"They wouldn't record me. I had to push a cart full of mail from 57th and Broadway to 52nd Street every day."

While the job was not glamorous, it gave him contact with the New York Latin music scene. Performers such as Richie Ray and Bobby Cruz, Nestor Sanchez, Bobby Rodríguez, Tito Puente, Roberto Roena, Pete "El Conde" Rodríguez, and Ismael Miranda recorded his compositions.

His opportunity to sing came when Ray Barretto formed a new orchestra, and auditioned him in the mailroom. He was hired to share lead vocals with Tito Gomez, debuting at Madison Sq. Garden on July 26, 1974, and recording the Grammy-nominated album Barretto (1975) and  Tomorrow: Barretto Live (1976). He performed with Larry Harlow's Orquesta Harlow and sang on the Grammy-nominated La Raza Latina (1977). He provided backup and guest vocals for other Fania recordings and the Fania All-Stars. A guest appearance on Willie Colón's The Good the Bad the Ugly (1975) brought him widespread recognition for his song "El Cazangero" (lyrics & translation).

Special article: The Collaboration of Willie Colón/Rubén Blades at Fania Records

This successful collaboration led to Blades joining forces with Willie Colón, replaceing Héctor Lavoe as singer, and bringing his own ideas and compostions with him. The Colón/Blades partnership would mark an important shift in salsa music.

"Ray was more interested in Afro-Cuban music and jazz. Willie was more interested with things that had to do with Latin America, and he allowed me to record my songs. It was a wonderful group of people, which I had the privilege to meet and work with."

Ruben WillieMetiendo Mano

Their album Siembra (1978) was an international smash hit, with songs and arrangements that spoke to both the head and the feet, and uplifting and compelling social messages. The story song "Pedro Navaja" broke records and remains a beloved classic.

"All of a sudden you had a record that was confronting issues and that was unheard of at the time."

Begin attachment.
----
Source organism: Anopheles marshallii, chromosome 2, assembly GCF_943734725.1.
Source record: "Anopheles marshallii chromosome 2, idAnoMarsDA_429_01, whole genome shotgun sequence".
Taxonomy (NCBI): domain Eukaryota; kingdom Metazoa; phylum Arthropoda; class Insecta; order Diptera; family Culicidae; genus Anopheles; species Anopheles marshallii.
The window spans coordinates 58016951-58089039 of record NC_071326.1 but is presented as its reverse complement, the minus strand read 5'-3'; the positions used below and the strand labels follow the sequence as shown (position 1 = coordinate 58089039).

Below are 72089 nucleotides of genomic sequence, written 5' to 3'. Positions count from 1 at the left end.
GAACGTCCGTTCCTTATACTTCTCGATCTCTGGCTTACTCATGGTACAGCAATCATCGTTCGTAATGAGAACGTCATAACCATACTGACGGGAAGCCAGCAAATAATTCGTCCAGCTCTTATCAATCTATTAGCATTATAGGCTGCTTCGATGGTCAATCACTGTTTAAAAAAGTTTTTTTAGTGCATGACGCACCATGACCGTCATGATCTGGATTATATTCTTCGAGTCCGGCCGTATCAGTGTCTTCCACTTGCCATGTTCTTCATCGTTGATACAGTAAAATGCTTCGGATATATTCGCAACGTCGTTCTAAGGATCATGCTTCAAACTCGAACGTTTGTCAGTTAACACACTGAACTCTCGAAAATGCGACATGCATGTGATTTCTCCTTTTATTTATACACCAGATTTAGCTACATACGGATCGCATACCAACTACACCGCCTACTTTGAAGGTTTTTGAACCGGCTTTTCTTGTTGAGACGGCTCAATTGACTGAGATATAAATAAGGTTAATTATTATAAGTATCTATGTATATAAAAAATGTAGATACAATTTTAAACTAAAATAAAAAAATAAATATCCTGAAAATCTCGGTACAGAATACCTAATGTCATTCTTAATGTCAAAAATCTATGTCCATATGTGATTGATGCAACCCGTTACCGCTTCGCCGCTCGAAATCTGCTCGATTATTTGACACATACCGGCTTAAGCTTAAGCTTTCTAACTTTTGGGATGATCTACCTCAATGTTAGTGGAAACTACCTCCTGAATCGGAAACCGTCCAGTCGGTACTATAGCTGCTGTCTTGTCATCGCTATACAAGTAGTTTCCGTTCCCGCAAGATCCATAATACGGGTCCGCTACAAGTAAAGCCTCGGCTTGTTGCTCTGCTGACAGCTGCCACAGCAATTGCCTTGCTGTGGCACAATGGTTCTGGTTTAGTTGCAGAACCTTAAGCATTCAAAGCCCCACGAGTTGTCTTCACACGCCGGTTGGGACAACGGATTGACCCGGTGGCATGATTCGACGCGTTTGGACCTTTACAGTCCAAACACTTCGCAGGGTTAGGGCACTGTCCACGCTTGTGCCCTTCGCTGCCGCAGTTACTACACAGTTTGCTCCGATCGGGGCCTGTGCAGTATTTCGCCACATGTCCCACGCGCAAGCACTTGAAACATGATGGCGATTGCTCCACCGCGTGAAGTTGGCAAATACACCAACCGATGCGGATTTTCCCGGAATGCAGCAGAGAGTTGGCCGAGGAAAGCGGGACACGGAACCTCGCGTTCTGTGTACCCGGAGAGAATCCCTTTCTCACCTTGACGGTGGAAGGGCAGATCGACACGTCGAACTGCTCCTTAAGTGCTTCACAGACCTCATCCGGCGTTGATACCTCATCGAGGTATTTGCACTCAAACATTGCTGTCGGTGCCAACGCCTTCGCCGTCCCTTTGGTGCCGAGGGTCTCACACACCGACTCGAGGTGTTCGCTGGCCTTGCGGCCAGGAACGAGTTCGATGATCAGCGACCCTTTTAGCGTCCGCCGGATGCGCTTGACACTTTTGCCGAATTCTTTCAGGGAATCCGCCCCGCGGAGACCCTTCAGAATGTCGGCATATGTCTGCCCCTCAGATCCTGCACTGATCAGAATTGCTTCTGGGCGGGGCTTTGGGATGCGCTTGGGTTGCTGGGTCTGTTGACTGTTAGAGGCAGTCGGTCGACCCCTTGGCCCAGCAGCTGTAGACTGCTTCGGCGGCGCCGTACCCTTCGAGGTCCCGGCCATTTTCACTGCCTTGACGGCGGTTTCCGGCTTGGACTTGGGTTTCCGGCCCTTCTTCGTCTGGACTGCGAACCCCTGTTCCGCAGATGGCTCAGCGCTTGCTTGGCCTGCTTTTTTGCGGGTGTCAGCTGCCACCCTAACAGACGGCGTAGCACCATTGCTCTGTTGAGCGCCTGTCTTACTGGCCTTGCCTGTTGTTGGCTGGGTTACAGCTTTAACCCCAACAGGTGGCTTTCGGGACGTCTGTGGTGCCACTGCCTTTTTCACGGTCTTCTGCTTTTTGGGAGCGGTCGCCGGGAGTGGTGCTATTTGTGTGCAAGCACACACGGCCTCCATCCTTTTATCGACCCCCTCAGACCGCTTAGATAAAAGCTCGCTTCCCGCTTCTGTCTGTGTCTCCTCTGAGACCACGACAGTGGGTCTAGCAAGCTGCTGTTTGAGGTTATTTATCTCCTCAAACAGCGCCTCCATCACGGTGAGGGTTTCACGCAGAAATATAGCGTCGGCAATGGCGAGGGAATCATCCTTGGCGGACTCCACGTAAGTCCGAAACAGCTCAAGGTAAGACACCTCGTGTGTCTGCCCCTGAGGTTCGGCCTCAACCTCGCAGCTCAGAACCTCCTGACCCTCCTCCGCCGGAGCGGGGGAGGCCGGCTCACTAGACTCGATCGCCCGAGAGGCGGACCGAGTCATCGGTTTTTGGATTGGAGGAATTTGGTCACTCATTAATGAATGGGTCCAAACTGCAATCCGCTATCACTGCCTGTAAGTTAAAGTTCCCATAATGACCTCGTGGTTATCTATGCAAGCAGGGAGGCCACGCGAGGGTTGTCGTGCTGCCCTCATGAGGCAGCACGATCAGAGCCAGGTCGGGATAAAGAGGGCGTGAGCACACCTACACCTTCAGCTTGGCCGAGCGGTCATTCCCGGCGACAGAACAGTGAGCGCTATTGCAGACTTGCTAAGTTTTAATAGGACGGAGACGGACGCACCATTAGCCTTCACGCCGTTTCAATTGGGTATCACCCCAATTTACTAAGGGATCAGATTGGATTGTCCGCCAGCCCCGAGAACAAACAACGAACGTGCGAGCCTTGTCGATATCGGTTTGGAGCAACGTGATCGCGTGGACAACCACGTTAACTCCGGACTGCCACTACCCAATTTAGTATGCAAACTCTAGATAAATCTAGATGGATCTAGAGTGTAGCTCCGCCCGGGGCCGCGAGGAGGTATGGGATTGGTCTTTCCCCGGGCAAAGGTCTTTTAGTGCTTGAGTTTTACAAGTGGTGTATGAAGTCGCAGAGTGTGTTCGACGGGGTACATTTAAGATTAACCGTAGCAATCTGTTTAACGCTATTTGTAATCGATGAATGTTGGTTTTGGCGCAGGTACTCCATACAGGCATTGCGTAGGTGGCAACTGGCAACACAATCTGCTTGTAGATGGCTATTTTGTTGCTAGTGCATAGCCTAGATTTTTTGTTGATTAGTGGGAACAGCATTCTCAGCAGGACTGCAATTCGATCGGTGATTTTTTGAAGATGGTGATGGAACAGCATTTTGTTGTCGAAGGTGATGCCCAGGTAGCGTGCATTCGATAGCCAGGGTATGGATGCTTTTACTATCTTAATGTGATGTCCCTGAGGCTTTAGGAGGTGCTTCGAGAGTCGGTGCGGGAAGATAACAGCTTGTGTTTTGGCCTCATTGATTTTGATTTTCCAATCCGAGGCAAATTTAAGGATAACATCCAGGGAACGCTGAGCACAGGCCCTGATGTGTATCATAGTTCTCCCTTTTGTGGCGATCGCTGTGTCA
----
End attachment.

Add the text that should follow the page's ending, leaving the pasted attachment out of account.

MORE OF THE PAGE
This ground-breaking album was followed by another, the two part Maestra Vida (1980), a musical drama using characters to explore social issues in a very personal way. Blades blended theatrical, literary, and political concepts with the music of the streets to tell his story of a family in the barrio. The work has been produced onstage in Panama and elsewhere.

In 1982, Blades was given the opportunity to pursue his interest in acting. Fania owner Jerry Massucci offered him a role in a low budget movie entitled The Last Fight, directed by Fred Williamson.

"I played a boxer who also sang, so we could sell a few records."

Although the film was not successful, it gave Blades his first experience in the film medium. The highly acclaimed independent film Crossover Dreams followed in 1985, and his acting career was launched.

SDRB photo
As seen on SDRB: Seis del Solar July 16, 1984

At the same time, Blades had decided to form his own band and develop his own musical ideas. Discontented with Fania’s business practices, he signed with Elektra Records.

He formed the Joe Cuba-inspired sextet Seis del Solar, eliminating the traditional salsa brass section and experimenting with rock and jazz elements. When he recorded Buscando America (1984), rock and jazz journalists around the world took notice and began to write about him and his music.

"I wanted to make an urban American album that can be appreciated by any American city dweller and may bring people who haven't identified with salsa a bit closer to us."

After this success, he took a break to attend Harvard University School of Law, with the long-term goal of returning to Panama with the credentials to be taken seriously in politics. He earned a Master's Degree in International Law in 1985.

"I needed something to humble myself, and believe me, that school, which was no picnic, did it."

The documentary The Return of Ruben Blades captures his graduation, and his return to performing.

 Escenas (1985) brought him his first Grammy. His next experiment was Agua de Luna (1987), inspired by short stories of Colombian magical realist author Gabriel García Márquez, exploring literary concepts in songs. Working with rock pioneers Lou Reed, Elvis Costello, and Sting, he recorded Nothing But the Truth (1988) where he joined his multi-cultural rhythms and political themes together with English lyrics.

"I want people to acknowledge the possibilities of a Latin artist fully - meaning we can do English, too."

The same year, he expressed devotion to his roots as Seis del Solar evolved into Son del Solar, bringing back the brass section for Antecedente (1988), which won him his second Grammy.

Milagro Beanfield WarCrossover DreamsHis second movie was Crossover Dreams directed by Leon Ichaso. He played a salsa musician trying to introduce himself into the American market, and he also co-wrote the screenplay. It was critically acclaimed and went into general release as a successful independent film.

"I can't say enough for the people of East Harlem. They brought us soup and let us film in their homes in exchange for our painting them. Everybody in the community cooperated. It was a Latin effort done by ourselves to help ourselves."
1988 also saw his first important Hollywood film role, in The Milagro Beanfield War directed by Robert Redford.
Dead Man OutIt was followed by a leading role in Dead Man Out (1989), where his portrayal of a killer on death row earned him the Cable ACE Best Actor Award.  [see trailer]